Diabetes: The Silent Killer
You may never see it coming because it can strike without warning; attacking over 25 million people a year. It knows no race, age, creed or color. It has been called the destroyer because it can, and does, destroy the major organs in your body; and if left untreated, it will take your life. It’s Diabetes, the silent killer!
Diabetes has 3 primary forms: Type 1 – although usually diagnosed in childhood, many patients are diagnosed when they are in their 20’s. With this disease, the body makes little or no insulin; therefore, daily insulin injection(s) are needed. Although science has not determined the exact cause of the disease, research shows that genetics, viruses, and autoimmune problems may play a role in in its contraction.
Type 2 – is far more common than Type 1, and makes up most of the Diabetes cases. It usually occurs in adulthood, but young children and teens are increasingly being diagnosed with this disease. The pancreas does not produce enough insulin to keep blood glucose levels normal, and often, the body does not respond well to insulin. As a result, drugs like Metformin have been developed to make the body more insulin-susceptible. The reason Diabetes is called the “silent killer” is that many people with Type 2 Diabetes are unaware that they have it. And by the time it’s discovered, body organs have already been affected with little hope of repair.
And last, there’s Gestational Diabetes – this type causes high blood glucose that develops at any time during pregnancy in a woman who does not have Diabetes. Women who have gestational Diabetes are at high risks of Type 2 Diabetes and cardiovascular disease later in life.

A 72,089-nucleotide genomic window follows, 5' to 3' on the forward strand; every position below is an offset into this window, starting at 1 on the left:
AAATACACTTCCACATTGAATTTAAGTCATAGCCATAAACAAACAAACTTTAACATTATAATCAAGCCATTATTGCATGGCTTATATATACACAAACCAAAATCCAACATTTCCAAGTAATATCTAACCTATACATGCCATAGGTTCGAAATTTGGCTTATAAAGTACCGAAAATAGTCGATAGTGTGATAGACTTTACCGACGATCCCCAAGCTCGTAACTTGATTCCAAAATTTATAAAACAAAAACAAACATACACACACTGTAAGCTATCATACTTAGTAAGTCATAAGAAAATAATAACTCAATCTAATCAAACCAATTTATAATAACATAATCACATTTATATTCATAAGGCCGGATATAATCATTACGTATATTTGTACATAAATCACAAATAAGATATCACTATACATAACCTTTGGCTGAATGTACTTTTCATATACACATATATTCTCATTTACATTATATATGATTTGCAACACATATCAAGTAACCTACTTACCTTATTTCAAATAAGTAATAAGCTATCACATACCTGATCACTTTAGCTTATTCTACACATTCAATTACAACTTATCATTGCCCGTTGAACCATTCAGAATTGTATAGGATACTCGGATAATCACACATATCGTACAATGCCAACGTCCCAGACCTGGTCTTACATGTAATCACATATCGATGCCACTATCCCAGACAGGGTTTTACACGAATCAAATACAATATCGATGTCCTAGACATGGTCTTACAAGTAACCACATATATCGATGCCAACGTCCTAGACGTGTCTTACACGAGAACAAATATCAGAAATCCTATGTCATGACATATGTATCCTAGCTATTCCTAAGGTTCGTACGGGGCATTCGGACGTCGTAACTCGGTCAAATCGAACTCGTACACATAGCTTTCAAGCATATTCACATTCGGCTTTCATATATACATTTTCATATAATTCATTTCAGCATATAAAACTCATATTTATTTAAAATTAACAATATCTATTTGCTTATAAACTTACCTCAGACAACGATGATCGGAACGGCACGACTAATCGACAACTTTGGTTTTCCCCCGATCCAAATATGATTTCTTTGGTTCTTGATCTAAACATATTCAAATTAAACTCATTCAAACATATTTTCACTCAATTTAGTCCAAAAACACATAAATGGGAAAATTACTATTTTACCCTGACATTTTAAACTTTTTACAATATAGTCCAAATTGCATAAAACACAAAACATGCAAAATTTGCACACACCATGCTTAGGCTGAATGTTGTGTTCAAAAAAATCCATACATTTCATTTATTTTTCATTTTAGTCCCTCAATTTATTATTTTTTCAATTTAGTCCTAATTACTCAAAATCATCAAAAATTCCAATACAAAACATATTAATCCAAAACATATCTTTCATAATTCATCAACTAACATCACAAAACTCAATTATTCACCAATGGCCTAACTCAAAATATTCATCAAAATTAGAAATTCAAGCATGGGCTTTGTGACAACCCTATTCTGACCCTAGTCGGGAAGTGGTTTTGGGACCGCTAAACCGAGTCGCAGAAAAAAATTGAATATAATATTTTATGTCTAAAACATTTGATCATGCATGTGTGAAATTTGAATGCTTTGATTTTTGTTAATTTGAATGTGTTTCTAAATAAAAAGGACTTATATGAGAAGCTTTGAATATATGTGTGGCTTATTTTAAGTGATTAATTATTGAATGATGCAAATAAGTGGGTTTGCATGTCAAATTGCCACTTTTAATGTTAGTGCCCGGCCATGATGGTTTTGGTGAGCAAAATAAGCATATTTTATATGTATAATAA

Although Diabetes is not contagious, it is hereditary and can be contracted from a parent who has the disease. According to the American Diabetes Association, some ethnic groups experience a higher rate of developing Type 2 Diabetes than others. Studies have shown that African Americans and Native Americans show high statistics of developing Diabetes. However, Asians, Pacific Islanders and Hispanic Americans are very high risk as well. Although there are many factors that make one susceptible to getting Type 2 Diabetes, obesity, poor diet, and lack of exercise are major contributors.
Symptoms of Diabetes include: high blood levels of glucose which can cause problems such as, blurred vision, excessive thirst, fatigue, frequent urination, hunger, weight loss, and sharp drops in energy. Because the symptoms of Type 2 Diabetes usually develop over a short period of time, the condition is often diagnosed in an emergency setting.
The negative health impact of Diabetes can be divided into acute and long term; and, people with Diabetes have a two to four times, higher risk of fatal heart disease, especially women. Within 20 years of diagnosis, nearly all patients with Type 1 Diabetes and 60% of those with Type 2 Diabetes have a degree of retinopathy. Yearly eye exams and preventive treatment can reduce the risk of visual loss or blindness among people with Diabetes to less than one-half. Diabetes is the most common cause of non-traumatic lower limb amputation, but early detection can help prevent loss of life and limbs. According to Gwen Hall, author of “An Introduction to Diabetes,” she states that diabetic neuropathy or nerve damage affects 60-70% of people with Diabetes. Unfortunately for many, the ultimate symptom of Diabetes is death.
Much of the Diabetes management involves self-care and proper education. So, if you have it, do what’s necessary in order to keep it under control. And if you don’t, maintain a healthy lifestyle that will help fight it; so even if Diabetes tiptoes through the backdoor, it won’t be a “silent killer” to you.
By: Deborah Heggs